Bayh Like Birch

Nice news for the GOP with Senator Evan Bayh deciding he's sick of Washington.
It will be hard enough for Democrats to hold the Senate seat in conservative-leaning Indiana. Thanks to his golden name, moderate positioning and aggressive fundraising, Bayh has proven to be a political force. Now that he’s not on the ballot, Democrats will be forced to come up with a far lesser-known replacement.
Are the Democrats completely imploding under the pressure of Obama's liberalism?
Beyond the practical impact of keeping the Bayh seat and the House seat of whichever member might decide to run for the Senate, the retirement also offers a fresh reminder about Democrats’ declining fortunes this year. That such a prominent and still relatively young figure as Bayh would retire, rather than battle to keep his seat, illustrates both the deepening fears among Democrats about the shape of the election cycle and the frustration among moderates that the party has veered too far left.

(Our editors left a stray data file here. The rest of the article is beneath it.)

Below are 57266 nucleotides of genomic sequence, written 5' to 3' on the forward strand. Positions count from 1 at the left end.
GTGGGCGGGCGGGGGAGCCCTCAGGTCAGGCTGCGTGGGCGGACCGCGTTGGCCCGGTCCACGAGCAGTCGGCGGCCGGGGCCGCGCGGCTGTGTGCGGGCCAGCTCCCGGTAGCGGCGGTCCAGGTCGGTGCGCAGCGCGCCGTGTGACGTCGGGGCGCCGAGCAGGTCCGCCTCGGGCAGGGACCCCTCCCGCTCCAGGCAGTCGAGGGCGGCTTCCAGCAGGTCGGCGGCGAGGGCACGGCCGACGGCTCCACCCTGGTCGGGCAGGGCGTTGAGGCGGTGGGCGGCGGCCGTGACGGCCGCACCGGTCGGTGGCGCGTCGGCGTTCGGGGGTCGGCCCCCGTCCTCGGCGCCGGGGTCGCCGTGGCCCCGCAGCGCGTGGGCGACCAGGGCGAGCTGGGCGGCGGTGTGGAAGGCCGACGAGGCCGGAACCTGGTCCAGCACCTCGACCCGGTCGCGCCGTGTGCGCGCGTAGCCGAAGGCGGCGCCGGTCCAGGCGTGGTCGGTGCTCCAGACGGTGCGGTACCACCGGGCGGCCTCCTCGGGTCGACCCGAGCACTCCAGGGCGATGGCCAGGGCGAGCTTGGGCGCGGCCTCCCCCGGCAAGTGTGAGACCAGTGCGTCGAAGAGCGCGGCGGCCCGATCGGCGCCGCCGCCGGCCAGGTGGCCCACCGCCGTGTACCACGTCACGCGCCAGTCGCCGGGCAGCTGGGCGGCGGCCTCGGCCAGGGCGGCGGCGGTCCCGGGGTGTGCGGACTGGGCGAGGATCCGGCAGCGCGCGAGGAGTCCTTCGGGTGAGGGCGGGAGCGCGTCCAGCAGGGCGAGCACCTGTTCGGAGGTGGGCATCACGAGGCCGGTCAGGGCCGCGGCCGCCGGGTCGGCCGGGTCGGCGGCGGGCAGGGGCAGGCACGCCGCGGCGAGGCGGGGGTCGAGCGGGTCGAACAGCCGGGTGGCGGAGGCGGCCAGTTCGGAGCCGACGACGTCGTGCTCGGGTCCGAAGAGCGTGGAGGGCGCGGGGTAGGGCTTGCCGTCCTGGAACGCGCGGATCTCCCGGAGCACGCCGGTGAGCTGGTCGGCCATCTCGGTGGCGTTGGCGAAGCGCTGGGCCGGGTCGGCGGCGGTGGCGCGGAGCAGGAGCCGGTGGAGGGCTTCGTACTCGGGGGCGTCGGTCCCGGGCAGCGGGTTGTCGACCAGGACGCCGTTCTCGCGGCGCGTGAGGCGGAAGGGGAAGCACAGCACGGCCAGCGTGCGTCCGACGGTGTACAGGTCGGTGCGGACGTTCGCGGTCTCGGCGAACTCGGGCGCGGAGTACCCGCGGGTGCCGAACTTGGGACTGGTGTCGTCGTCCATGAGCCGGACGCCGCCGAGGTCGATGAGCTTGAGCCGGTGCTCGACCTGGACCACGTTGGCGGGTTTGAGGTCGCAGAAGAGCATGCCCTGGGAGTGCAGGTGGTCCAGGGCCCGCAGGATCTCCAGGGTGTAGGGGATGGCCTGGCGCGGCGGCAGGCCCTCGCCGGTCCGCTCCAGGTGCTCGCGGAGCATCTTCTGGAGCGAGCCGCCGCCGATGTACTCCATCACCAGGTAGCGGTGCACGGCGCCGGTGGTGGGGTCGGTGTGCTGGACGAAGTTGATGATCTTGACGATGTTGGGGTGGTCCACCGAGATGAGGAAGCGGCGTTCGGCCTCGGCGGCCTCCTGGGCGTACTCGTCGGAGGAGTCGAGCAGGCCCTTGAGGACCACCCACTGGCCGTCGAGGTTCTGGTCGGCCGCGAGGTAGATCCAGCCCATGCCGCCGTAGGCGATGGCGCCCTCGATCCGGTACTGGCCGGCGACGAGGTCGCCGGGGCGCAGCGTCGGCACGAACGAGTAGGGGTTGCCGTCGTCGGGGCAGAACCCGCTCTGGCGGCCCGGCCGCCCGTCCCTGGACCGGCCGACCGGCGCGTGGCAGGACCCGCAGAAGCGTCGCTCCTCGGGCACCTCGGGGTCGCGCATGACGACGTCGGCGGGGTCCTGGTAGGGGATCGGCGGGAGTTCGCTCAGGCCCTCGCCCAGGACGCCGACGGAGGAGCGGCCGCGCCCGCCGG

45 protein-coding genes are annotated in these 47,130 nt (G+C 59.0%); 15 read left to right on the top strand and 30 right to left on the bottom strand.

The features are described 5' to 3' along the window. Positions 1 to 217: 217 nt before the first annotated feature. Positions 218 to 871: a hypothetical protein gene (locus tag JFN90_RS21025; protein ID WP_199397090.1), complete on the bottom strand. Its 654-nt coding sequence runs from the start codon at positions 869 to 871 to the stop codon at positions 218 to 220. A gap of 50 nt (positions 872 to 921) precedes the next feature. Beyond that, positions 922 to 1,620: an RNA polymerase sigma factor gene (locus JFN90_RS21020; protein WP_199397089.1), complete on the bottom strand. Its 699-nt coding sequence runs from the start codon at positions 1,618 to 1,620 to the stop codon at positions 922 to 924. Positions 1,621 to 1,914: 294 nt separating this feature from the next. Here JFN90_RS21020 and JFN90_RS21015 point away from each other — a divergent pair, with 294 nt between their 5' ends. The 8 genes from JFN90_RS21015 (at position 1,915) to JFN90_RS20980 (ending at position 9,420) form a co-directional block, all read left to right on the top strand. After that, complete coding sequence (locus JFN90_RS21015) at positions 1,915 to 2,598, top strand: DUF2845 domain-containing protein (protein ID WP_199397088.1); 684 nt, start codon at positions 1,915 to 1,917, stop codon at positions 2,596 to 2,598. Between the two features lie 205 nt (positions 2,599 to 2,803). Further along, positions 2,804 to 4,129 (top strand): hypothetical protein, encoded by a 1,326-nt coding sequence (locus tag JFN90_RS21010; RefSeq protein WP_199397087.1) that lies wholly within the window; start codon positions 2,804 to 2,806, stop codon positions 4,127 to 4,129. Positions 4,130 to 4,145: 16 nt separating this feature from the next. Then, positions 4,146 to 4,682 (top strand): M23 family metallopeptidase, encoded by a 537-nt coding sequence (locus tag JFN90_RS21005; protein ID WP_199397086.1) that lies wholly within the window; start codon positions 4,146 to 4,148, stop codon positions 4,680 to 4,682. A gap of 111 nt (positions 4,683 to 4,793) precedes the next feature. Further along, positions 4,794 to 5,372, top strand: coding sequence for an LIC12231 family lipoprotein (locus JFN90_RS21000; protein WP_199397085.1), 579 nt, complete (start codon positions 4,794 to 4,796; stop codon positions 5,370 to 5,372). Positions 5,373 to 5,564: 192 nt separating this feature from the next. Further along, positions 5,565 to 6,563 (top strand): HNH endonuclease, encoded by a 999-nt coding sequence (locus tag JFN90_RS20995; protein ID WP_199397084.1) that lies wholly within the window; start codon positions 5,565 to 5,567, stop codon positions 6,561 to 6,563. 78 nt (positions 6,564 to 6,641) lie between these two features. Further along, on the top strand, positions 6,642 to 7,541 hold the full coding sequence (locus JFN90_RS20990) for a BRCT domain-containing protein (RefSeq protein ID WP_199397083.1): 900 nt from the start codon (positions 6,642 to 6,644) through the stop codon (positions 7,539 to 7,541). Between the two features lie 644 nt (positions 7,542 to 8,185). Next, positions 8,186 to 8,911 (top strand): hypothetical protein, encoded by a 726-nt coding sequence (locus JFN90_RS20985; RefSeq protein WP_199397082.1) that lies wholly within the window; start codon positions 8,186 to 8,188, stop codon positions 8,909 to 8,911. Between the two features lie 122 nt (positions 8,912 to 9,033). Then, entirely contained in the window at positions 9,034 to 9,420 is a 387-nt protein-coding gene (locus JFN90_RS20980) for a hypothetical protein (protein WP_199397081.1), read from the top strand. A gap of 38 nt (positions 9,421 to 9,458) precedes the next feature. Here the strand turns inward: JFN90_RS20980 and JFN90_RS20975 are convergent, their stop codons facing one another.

Speculation is that Dems will have a tough time holding the seat, and if a Democratic Congressman tries to move up, they'll have trouble keeping his seat.
This stunner of an announcement removes from the ballot a politician credited by many with the rebirth of the state Democratic Party and a man who came within inches of the vice presidency less than two years ago. He is without question the head of the state Democratic Party. His decision leaves a void that will impact not just the Senate race, but also many others.
Bayh's father, Birch, lost his Senate seat to an upstart named Dan Quayle in 1980. After two terms as governor and two in the Senate, and with $13 million in the bank, it may be that Evan doesn't want to go out like his dad did.